At last year’s CES, HTC announced the Vive Pre. Now a virtual reality hype fueled year later they’re back. HTC has had a busy year laying down all the groundwork for its VR ecosystem. They’re now looking to make it flourish by focusing on developers and fine-tuning its user experience.
At CES, HTC announced that they will allow VR users to bring a variety of real-world accessories into their environment. Things like plastic guns, tennis rackets or even a firehose will be making their way into virtual worlds run on a HTC Vive VR headset. That and Wireless VR looks to be the focus for this year.
The Vive Tracker
The Vive Tracker, is a tiny device that’ll let developers track just about any object in virtual reality. It weighs just under 85 gramss, is under 4-inches around and about 3.8cm high. You can think of it as a miniaturized version of the Vive touch controller’s top portion, which is where most of the motion tracking magic happens. The device can be mounted to an accessory via a simple connection. And at under 85 grams, it won’t add much heft either.
Once connected, the Tracker enables motion tracking for the accessory. HTC demonstrated eight different integrations during its showcase at CES. Including a VR glove, VR camera, several rifles — both realistic and futuristic — and training devices for Major League Baseball players and future firefighters.
“To foster the long-term growth of VR, we want to make it even easier for developers to prototype and market more immersive controllers and accessories,” said Daniel O’Brien, GM, US and EMEA, Vive, in a prepared statement. “The Vive Tracker is the first step in growing an ecosystem of third-party accessories that will change how we interact with virtual experiences and provide consumers and businesses with an unlimited amount of content opportunities.”
The company said it plans to give away up to 1,000 of the Trackers to developers in an effort to help kickstart the use of the devices. Application information for receiving a free device for development will be announced at a later date.
The company also has yet to set a price or firm release date, only that the Tracker is coming in the second quarter of the year.
The Vive Deluxe Audio Strap
HTC also showed off an upgraded, deluxe Vive strap that includes built-in headphones and a more comfortable feel. The Vive Deluxe Audio Strap hasn’t been priced yet. But will begin shipping to retailers in the second quarter of the year. It will also be available to order directly on Vive.com.
The strap, which replaces the sort of floppy, velcro strap the Vive came with. Is designed with adjustable headphones that deliver 360-degree “VR audio.” The strap also now has a customisable sizing dial on the back, making it easier to adjust the fit of the headset and, in theory, more comfortable once done.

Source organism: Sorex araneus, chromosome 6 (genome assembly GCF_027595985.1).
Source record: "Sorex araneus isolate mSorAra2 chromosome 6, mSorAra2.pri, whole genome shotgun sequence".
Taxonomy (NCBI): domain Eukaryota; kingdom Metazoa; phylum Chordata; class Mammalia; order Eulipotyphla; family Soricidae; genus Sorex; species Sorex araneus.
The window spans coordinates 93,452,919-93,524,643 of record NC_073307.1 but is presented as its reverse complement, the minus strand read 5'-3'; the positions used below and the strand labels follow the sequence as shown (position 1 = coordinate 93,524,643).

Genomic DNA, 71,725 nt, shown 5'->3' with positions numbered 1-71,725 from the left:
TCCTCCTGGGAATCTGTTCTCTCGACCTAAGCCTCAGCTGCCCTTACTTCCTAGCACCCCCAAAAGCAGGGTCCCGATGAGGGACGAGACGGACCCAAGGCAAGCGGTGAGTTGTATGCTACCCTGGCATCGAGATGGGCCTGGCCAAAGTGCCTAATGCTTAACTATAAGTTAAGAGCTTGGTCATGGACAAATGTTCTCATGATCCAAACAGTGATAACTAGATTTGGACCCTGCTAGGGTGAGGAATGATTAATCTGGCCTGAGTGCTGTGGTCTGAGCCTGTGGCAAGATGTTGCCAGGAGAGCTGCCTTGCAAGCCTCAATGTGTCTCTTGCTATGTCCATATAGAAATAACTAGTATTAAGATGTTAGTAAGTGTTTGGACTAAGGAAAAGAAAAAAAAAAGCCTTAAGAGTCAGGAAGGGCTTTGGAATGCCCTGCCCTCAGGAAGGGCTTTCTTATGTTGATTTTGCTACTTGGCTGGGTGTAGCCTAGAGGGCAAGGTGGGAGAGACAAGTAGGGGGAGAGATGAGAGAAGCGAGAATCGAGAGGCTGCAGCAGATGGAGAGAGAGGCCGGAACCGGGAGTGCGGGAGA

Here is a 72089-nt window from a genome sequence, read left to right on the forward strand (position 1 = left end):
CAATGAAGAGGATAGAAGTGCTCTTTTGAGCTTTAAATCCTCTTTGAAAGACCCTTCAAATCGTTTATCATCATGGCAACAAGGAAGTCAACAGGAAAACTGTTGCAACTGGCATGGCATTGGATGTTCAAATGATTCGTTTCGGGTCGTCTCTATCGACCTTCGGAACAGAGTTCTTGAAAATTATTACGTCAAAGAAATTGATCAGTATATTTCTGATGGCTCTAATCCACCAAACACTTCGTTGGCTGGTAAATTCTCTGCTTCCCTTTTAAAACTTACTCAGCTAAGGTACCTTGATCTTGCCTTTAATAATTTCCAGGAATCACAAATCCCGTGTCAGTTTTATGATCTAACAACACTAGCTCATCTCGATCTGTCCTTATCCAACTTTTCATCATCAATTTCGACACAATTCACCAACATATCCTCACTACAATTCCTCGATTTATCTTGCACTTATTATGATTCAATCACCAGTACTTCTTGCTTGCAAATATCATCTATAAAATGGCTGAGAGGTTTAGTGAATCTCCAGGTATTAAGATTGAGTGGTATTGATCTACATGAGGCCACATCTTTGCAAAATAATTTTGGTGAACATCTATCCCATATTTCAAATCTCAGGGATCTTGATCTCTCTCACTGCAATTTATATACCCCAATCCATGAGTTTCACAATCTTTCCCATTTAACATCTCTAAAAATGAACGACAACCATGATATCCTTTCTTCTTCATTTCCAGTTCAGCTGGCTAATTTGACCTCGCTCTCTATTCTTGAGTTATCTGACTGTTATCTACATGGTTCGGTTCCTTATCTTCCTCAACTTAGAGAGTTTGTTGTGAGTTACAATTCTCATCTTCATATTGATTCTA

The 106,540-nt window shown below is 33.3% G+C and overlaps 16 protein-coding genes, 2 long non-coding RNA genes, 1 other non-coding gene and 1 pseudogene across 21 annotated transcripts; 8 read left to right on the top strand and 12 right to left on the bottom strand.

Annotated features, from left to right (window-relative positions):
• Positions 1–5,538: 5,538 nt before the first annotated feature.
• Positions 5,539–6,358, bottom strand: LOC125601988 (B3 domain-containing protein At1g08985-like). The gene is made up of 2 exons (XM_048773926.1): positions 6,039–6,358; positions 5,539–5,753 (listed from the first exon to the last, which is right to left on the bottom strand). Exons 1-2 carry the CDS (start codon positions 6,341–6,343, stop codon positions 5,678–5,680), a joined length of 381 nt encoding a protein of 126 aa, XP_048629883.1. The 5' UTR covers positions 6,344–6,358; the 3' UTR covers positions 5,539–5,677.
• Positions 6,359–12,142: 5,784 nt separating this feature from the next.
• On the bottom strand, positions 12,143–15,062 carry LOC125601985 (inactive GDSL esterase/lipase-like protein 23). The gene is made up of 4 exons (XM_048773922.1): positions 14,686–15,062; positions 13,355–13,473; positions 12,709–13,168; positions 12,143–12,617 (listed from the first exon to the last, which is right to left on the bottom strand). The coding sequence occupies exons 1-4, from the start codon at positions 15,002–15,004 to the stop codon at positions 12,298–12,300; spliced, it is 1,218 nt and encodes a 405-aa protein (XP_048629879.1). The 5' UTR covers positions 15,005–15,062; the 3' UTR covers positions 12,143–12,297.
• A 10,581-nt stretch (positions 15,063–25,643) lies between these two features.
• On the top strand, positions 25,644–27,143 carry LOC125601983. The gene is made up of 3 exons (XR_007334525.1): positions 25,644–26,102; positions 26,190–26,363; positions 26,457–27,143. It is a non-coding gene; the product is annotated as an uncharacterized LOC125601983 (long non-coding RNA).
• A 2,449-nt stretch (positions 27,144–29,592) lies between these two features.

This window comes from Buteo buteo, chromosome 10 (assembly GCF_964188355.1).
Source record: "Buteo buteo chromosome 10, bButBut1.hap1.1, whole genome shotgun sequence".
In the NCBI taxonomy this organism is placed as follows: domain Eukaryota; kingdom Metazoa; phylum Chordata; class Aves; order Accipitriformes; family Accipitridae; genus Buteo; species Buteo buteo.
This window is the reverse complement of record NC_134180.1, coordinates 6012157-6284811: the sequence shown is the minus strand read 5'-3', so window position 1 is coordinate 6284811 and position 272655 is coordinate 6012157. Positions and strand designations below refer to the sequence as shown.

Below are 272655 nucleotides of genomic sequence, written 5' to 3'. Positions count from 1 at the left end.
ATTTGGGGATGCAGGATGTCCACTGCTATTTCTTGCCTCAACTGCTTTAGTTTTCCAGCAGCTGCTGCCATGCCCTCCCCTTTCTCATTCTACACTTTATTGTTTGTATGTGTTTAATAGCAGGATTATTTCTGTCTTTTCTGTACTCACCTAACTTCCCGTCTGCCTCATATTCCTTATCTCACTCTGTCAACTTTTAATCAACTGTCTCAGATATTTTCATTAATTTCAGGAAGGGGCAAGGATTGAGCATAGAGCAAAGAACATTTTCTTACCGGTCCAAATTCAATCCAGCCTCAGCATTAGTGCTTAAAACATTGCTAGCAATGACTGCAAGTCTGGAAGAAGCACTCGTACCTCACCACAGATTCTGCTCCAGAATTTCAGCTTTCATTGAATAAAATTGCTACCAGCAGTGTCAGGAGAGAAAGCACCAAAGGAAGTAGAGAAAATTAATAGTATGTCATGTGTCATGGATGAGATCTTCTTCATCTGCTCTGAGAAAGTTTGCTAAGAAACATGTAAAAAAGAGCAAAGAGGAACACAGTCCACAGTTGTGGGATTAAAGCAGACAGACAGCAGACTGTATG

Featuring interior padding, a new 3-in-1 cable path and an easy-to-adjust sizing dial, the Vive Deluxe Audio Strap makes it easier to put on and take off the headset by effortlessly adapting to any wearer. Integrated on-ear headphones provide superior sound with height and angle adjustments for maximum comfort and convenience.
The design appears to have taken some of the better elements from the Oculus Rift and PlayStation VR headsets. Which is one of the Vive’s biggest shortcomings.
Wireless VR Headsets
While the company didn’t have any of its own wireless hardware to show off, it did showcase the TPCast. A wireless adapter for the Vive that was incubated through the Vive X accelerator program. It’s not hard to see why HTC would choose to focus on launching a wireless feature. It’s simply hard to believe you’re in an actual virtual world when you’re tethered to a computer.
The TPCast will be available globally in the second quarter of this year for USD$249. It promises a 1.5-hour battery life and the ability to deliver 2K video resolution at 90Hz. With less than two millisecond wireless transmission latency. With a five-hour XL battery is expected to be released down the line.
“Our approach to wireless and VR is the same approach that we’ve taken with the Vive. Wireless will be open-standard and we look forward to supporting any company that can demonstrate a low-latency solution to wireless VR,” said Daniel O’Brien, GM, US and EMEA, Vive. “We are confident that wireless VR will be a significant contributor to the Vive ecosystem in 2017.”
Viveport, the company’s global app store announced some new services.
Later this year, HTC will roll out an app subscription service for VR content. The new service is an effort by the company to help customers navigate the now thousands of VR apps available on Viveport. The service is meant to help people navigate Viveport’s growing marketplace and discover new apps in a library that is expected to hit 3,000 titles by the end of the year.
“We’re adding 30 titles a week now,” says Rikard Steiber, president of Viveport. “The challenge is that for consumers, how can you discover great content.” He likened the upcoming service to something akin to Netflix, though it won’t include VR games. Games will be included in the subscription service in China, where Viveport is also the main retailer for games.